Rise in violent incidents and injuries force staff to quit at NYC psychiatric ward

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Rise in violent incidents and injuries force staff to quit at NYC psychiatric ward


Sederer said the theory has some merit, noting that people who experience psychosis are more likely to be violent if they’re using substances, and that particular substances such as K2 and alcohol can make people more prone to aggression.

In recent years, Metropolitan Hospital has closed its detox unit and integrated those services with inpatient care. NYC Health + Hospitals says this is an evidence-based model that has made people more likely to engage in addiction treatment. But some current and former Metropolitan staffers said mixing people who were coming down off substances into the traditional psych units was making the situation more volatile.

“Half the time you’re breaking up fights,” said the nurse who transferred to another public hospital.

That nurse and others who spoke to Gothamist also noted that Metropolitan recently began accepting psych patients directly from the Rikers Island jail complex without having the resources to do so.

“They’re used to that rough and tumble environment,” the nurse said of those coming from the notoriously violent jail.

Buhle of NYC Health + Hospitals said Metropolitan does not admit patients who are under arrest. But she added that “the hospital will provide immediate emergency care to anyone who needs it, and that includes patients in custody in need of emergency psychiatric evaluation.”

dr Katz acknowledged broader staffing issues in behavioral health during a recent panel on health care hosted by WNYC in June.

He said it’s getting harder to recruit psychiatrists and psychologists, in particular, because they can now more easily work in telehealth, which became increasingly popular during the pandemic.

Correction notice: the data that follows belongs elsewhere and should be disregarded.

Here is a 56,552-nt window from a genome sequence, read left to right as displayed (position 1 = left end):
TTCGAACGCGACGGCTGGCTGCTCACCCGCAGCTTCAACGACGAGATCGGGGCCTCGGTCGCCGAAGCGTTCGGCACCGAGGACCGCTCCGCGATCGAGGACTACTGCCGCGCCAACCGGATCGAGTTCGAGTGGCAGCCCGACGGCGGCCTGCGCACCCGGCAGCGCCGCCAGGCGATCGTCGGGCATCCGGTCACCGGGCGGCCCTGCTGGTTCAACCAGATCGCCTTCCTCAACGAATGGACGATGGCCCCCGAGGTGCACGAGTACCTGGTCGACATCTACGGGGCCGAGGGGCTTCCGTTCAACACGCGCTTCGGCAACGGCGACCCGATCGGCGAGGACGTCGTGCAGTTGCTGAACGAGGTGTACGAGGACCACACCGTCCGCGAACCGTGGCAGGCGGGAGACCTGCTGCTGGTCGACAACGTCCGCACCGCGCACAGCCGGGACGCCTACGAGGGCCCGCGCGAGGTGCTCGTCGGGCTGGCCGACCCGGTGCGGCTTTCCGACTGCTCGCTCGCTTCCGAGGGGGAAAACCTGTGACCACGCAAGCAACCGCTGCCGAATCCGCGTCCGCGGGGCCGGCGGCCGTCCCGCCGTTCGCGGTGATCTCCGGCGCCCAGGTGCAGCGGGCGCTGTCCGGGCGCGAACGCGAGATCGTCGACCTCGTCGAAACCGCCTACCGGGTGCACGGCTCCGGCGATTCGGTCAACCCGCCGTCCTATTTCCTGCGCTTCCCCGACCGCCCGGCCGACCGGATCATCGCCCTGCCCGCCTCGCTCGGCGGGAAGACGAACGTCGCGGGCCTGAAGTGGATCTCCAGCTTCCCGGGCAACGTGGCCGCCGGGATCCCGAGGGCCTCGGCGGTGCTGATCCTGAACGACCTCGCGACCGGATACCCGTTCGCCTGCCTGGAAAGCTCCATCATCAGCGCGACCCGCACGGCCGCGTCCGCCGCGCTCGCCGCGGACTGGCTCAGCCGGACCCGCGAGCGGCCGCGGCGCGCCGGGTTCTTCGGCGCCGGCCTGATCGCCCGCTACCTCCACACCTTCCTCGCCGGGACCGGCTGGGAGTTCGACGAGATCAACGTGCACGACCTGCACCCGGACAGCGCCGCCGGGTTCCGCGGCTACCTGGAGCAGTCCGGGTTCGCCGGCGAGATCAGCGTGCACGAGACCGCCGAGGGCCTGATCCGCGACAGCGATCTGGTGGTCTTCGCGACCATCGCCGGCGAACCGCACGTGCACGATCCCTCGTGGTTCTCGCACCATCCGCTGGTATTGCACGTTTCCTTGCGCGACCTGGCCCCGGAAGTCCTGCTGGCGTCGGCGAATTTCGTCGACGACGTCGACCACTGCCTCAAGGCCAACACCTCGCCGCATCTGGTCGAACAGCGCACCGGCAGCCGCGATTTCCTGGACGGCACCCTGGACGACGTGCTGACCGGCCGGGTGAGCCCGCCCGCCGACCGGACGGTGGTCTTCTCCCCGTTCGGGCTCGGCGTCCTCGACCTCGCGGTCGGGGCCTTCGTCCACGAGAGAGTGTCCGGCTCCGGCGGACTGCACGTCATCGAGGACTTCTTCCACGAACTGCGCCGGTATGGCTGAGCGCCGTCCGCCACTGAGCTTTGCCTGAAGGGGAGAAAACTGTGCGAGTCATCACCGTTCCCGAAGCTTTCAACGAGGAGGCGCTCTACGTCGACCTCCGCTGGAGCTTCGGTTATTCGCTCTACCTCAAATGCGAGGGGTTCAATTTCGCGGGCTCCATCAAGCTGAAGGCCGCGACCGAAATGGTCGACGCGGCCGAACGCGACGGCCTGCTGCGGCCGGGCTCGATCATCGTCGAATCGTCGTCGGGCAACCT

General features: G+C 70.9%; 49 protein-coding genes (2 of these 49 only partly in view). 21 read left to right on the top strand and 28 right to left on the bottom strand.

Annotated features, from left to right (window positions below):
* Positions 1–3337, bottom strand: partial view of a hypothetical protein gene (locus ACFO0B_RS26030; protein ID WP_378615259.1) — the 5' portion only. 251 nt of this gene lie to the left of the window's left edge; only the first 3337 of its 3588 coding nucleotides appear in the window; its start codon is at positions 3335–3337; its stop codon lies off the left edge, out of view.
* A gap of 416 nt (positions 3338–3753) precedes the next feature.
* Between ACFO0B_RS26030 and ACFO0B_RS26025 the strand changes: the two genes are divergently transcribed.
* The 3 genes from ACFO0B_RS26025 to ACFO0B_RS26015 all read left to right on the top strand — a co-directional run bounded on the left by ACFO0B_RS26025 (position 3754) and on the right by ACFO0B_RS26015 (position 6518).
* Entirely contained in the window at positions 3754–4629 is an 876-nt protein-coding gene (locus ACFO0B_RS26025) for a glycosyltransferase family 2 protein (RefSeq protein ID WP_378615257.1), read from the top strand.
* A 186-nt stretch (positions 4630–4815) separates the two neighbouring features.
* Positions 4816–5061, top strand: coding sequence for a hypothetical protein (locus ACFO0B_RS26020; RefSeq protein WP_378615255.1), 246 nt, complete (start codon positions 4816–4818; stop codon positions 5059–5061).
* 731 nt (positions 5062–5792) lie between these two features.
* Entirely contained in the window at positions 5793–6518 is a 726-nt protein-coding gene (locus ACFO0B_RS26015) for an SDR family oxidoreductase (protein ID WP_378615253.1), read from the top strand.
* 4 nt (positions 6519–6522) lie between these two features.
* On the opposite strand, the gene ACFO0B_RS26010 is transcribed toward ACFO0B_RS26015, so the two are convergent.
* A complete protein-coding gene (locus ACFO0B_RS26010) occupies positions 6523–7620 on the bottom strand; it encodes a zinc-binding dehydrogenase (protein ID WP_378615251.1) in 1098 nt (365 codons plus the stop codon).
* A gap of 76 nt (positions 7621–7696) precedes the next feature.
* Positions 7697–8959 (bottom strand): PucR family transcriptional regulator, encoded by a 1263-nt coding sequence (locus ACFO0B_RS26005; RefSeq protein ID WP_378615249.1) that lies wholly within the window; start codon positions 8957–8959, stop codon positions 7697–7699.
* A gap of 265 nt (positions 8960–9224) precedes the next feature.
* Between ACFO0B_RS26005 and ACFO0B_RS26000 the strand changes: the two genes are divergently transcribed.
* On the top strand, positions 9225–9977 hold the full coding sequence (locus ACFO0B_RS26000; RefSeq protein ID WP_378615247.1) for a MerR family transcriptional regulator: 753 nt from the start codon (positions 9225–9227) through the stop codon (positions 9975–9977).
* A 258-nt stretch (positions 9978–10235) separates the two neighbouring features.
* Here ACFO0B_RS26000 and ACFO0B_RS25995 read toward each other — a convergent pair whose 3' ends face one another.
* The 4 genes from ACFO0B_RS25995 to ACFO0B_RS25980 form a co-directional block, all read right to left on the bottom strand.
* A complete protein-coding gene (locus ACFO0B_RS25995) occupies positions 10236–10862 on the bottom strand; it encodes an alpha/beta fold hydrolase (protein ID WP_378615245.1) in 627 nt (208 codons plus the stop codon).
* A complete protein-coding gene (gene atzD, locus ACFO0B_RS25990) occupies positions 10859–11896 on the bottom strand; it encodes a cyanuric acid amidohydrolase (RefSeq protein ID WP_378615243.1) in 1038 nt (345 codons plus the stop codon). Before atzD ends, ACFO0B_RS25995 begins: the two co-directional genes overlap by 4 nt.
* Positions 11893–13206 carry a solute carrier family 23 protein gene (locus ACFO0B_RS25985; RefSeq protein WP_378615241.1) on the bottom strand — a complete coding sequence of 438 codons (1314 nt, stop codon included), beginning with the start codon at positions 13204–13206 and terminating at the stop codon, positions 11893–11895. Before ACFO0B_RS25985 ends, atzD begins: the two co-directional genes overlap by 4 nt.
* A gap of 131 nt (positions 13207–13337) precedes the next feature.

“They’re doing their work by Zoom and suddenly the idea of ​​being on a hospital ward is less appealing to them,” he said, adding that the need for psychiatric care has increased. “You have high demand and decreased ability for people to be able to respond to it.”

In response to questions about understaffing, Buhle said, “There is a nationwide shortage for behavioral health workers, and this affects everyone. However, all NYC Health + Hospitals facilities have the resources they need to deliver high-quality care for our patients and a safe environment for our patients and staff.”

Some current and former staffers also said they wanted hospital police to have a greater presence in the psychiatric units – something they reported seeing at other hospitals.

It’s a stance one former nurse said management had pushed back on, as it could agitate patients who have faced trauma because of their previous interactions with the police.

“While hospital police are onsite for security purposes, use of specially trained staff to both de-escalate and address behavioral health crises has improved therapeutic outcomes for patients and is considered as best practice to ensure safety of both patients and staff,” NYC Health + Hospitals said in a statement.



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